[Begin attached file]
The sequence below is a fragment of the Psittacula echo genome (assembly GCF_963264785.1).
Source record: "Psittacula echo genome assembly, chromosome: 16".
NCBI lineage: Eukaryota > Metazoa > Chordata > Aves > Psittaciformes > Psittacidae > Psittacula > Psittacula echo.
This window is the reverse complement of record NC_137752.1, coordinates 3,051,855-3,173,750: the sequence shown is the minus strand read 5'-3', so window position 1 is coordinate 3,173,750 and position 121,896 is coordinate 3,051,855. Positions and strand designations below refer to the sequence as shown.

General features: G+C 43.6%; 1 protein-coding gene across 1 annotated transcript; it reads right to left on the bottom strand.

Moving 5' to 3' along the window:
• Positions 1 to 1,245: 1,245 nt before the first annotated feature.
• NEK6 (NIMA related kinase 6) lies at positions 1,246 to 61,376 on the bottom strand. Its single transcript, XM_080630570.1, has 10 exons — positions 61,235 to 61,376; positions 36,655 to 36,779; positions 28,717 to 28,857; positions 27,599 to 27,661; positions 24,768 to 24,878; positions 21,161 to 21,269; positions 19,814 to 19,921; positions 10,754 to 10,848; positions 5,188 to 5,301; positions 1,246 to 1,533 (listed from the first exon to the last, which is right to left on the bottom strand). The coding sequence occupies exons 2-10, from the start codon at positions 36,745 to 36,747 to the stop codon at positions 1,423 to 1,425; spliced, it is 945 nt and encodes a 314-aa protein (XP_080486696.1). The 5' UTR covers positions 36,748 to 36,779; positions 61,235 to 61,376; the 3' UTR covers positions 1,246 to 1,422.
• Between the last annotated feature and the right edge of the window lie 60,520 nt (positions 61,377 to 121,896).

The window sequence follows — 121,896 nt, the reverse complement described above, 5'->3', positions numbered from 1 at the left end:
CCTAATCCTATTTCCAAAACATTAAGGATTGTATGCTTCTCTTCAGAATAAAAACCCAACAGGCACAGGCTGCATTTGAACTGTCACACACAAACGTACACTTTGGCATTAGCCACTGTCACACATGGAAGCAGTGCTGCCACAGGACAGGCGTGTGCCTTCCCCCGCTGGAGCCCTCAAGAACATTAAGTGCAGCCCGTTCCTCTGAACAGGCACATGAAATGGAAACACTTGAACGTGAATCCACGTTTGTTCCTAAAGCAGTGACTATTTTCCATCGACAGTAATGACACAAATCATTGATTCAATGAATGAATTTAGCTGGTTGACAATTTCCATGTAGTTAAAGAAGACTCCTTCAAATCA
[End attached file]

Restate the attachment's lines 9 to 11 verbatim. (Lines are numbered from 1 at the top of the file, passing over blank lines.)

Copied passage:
• Between the last annotated feature and the right edge of the window lie 60,520 nt (positions 61,377 to 121,896).

The window sequence follows — 121,896 nt, the reverse complement described above, 5'->3', positions numbered from 1 at the left end:
CCTAATCCTATTTCCAAAACATTAAGGATTGTATGCTTCTCTTCAGAATAAAAACCCAACAGGCACAGGCTGCATTTGAACTGTCACACACAAACGTACACTTTGGCATTAGCCACTGTCACACATGGAAGCAGTGCTGCCACAGGACAGGCGTGTGCCTTCCCCCGCTGGAGCCCTCAAGAACATTAAGTGCAGCCCGTTCCTCTGAACAGGCACATGAAATGGAAACACTTGAACGTGAATCCACGTTTGTTCCTAAAGCAGTGACTATTTTCCATCGACAGTAATGACACAAATCATTGATTCAATGAATGAATTTAGCTGGTTGACAATTTCCATGTAGTTAAAGAAGACTCCTTCAAATCA